What can I do if my child is excluded (or at risk of exclusion)?
If your child has been excluded, please see the expert advice available from Sutton’s Inclusion Coordinator found here:
If your child is regularly receiving exclusions from school and you believe their behaviour causing this is due to their Special Education Needs or Disabilities (or you are concerned their SEND needs have not yet been properly diagnosed), SIASS can support you in meeting with the school and coordinating with Sutton’s Inclusion team to come up with a plan to prevent a permanent exclusion.
What is exclusion?
Exclusion is the formal sending home of a pupil from school for disciplinary reasons. An exclusion can be fixed term (temporary) or permanent. A pupil is not allowed in school while they are excluded.
All state-funded mainstream and special schools, including academies and free schools, must follow the government statutory guidance on Exclusions (find the link below).
The information here is about exclusions from state-funded schools and pupil referral units. Independent schools do not have to follow this guidance, and they will have their own exclusion procedures.
Schools must have a behaviour policy setting out the school rules and the consequences if pupils break the rules, including the circumstances where exclusion might be used. In some situations, a pupil can be excluded for behaviour outside school. Exclusion may be for a series of incidents, often described as “persistent disruptive behaviour”, or for more serious “one off” incidents.
Only Head Teachers can exclude children from school and must only do so for disciplinary reasons.
Unofficial or informal exclusions (like sending a child home to ‘cool off’ or reducing a child’s timetable on the basis that the school can’t meet the child’s needs) are unlawful – even if parents have given permission for their child to go home.
There are two types of exclusion, fixed term and permanent.
In what circumstances can a child be excluded?
A pupil must only be excluded on disciplinary grounds. The decision to exclude must be:
The behaviour of pupils outside of school can be considered as grounds for exclusion. The school’s behaviour policy will set out when a pupil’s behaviour outside of school premises may lead to disciplinary sanctions.
A decision to exclude a pupil permanently should only be taken:
“in response to a serious breach or persistent breaches of the school’s behaviour policy; and where allowing the pupil to remain in school would seriously harm the education or welfare of the pupil or others in the school”.
Under the Equality Act 2010, it is unlawful to exclude or to increase the severity of an exclusion for a non-disciplinary reason. For example, it would be unlawful to exclude a pupil simply because they have additional needs or a disability that the school feels it is unable to meet. It would also be unlawful to exclude for a reason such as:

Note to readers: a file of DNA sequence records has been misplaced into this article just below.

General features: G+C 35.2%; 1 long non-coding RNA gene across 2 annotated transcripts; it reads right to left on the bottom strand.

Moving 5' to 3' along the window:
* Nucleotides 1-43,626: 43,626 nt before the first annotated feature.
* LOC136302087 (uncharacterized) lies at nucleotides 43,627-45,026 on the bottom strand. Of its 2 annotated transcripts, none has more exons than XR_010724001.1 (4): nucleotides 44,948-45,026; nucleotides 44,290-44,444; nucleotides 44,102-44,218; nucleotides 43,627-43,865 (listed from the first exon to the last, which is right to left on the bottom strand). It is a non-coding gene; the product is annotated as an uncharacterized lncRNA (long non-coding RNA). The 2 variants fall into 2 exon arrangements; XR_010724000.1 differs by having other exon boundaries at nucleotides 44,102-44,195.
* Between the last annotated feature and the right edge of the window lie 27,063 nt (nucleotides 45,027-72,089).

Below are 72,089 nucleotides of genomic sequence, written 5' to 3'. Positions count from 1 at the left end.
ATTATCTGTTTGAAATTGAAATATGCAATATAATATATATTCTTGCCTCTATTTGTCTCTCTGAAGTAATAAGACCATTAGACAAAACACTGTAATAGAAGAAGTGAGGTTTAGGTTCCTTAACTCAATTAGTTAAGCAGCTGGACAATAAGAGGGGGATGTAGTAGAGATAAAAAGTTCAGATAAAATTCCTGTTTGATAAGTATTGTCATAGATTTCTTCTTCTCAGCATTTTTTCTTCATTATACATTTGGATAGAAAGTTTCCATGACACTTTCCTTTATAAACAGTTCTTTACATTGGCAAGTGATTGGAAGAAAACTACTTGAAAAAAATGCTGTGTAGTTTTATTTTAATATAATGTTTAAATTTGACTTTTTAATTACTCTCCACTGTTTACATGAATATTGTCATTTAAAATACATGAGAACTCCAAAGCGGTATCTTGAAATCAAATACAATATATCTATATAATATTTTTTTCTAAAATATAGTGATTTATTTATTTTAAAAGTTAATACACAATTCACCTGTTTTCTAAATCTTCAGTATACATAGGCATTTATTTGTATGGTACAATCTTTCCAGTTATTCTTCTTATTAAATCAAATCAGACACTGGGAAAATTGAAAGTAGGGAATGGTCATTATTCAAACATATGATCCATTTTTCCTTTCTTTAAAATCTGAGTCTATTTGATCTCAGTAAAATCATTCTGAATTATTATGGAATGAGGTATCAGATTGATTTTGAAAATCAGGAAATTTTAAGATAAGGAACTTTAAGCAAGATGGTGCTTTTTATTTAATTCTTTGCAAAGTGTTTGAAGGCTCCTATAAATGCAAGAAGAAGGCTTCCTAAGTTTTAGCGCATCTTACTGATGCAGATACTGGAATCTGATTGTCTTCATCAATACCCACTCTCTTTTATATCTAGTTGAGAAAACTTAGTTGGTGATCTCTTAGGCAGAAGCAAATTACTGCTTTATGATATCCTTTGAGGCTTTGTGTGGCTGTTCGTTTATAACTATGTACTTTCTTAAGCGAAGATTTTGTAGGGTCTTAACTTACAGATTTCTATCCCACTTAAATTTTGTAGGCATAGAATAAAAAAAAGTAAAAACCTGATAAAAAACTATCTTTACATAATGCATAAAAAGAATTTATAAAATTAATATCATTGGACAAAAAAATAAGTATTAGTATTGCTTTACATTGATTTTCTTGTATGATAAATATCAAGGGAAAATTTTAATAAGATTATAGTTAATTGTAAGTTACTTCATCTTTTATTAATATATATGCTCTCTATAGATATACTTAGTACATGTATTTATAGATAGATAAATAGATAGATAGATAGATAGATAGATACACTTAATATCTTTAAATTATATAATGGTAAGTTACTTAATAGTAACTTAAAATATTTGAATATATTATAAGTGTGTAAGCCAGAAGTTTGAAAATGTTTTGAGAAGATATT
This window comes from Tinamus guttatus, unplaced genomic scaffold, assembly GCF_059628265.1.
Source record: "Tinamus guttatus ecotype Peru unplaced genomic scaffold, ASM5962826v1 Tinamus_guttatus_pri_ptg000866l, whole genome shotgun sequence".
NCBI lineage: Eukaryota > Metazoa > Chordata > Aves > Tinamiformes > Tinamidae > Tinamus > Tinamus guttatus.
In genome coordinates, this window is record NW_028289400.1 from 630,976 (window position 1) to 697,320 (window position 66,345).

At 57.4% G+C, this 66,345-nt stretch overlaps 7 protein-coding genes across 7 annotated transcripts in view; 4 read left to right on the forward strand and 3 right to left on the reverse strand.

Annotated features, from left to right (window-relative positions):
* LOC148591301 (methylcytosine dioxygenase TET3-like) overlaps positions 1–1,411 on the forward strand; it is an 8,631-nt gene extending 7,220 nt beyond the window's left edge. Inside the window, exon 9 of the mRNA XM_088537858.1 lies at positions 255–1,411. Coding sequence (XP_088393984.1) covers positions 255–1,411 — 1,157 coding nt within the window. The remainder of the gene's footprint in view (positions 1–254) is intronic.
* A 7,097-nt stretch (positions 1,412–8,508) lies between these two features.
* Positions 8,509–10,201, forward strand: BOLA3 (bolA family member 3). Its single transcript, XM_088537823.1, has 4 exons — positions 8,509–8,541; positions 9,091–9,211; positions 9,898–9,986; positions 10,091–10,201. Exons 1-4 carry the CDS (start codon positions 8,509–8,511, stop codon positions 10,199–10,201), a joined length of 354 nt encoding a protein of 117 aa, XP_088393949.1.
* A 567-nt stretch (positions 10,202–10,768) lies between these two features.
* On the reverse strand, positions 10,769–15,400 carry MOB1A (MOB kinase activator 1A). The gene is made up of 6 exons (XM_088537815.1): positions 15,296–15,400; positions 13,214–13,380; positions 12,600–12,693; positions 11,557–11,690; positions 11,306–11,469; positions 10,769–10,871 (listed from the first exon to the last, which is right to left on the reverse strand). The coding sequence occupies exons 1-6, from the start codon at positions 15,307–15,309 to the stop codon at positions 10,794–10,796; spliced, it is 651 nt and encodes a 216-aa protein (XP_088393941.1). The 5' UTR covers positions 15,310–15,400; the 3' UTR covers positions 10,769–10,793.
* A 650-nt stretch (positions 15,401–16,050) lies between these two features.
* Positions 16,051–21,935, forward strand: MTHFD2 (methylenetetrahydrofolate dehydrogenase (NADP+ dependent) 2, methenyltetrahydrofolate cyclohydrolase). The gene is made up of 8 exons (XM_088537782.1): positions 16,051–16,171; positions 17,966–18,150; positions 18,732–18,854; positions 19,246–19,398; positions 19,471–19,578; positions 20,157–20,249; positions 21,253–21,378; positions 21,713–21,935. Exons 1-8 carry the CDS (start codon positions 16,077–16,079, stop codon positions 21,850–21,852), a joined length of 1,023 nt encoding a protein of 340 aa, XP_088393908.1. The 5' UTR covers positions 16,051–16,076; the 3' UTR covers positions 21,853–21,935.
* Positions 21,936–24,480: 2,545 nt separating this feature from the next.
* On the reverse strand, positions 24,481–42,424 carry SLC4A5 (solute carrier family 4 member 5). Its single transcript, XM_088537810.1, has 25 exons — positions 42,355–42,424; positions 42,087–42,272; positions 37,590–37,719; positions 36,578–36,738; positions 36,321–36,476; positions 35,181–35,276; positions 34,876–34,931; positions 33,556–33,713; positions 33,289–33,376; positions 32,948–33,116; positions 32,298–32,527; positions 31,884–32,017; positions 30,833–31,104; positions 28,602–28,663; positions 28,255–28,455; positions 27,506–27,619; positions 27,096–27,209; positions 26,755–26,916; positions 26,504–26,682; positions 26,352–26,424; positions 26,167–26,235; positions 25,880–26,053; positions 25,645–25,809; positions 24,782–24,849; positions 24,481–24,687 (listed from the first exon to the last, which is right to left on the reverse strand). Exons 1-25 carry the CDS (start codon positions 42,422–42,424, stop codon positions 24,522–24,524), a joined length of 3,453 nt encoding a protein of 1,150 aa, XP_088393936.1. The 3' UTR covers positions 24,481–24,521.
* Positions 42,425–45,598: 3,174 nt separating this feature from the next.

- Academic attainment / ability;
- The action of a pupil’s parents;
- The failure of a pupil to meet specific conditions before they are reinstated such as attend a reintegration meeting.
A fixed period exclusion is where the child is temporarily removed from school. Children can only be removed for a maximum of 45 days a year, even if they have changed schools within that year.
Permanent exclusion means the child has been expelled from the school. It is the local authority’s duty to provide alternative, suitable, full- time education no later than the 6th school day after the exclusion. This applies to all children of compulsory school age resident in the local authority area, whatever type of school they attend.
The case for reinstating an excluded pupil
Within 15 days of receiving notice of the exclusion, the governing body must consider the reinstatement of the pupil if:
- The exclusion is permanent;
- It is a fixed period exclusion which would bring the pupil’s total number of school days of exclusion to more than 15 in a term; or
- It would result in a pupil missing a public examination or National Curriculum test.
When making this decision, the governing body must arrange a meeting to discuss the exclusion, with the parents, the headteacher/principal and a representative from the Local Authority (LA), at a convenient time for all parties. The governing body must then either uphold the exclusion or direct that the pupil be reinstated immediately/on a particular date.
Challenging a decision to exclude a child
There are two main courses of action that parents can take to challenge a decision to exclude a pupil. Firstly, parents can request that the LA/academy set up an Independent Review Panel (IRP) to review the decision. Parents must lodge their review application within 15 school days of receiving the decision. The LA must then arrange a mutually convenient date for the all parties to meet before a three to five person panel, which must include members with experience of being a school governor or headteacher.
Alternatively, if parents consider their child to have experienced discrimination, they may make a claim to the SEND First-tier Tribunal for disability discrimination. See government guidance here: Guidance for how to claim disability discrimination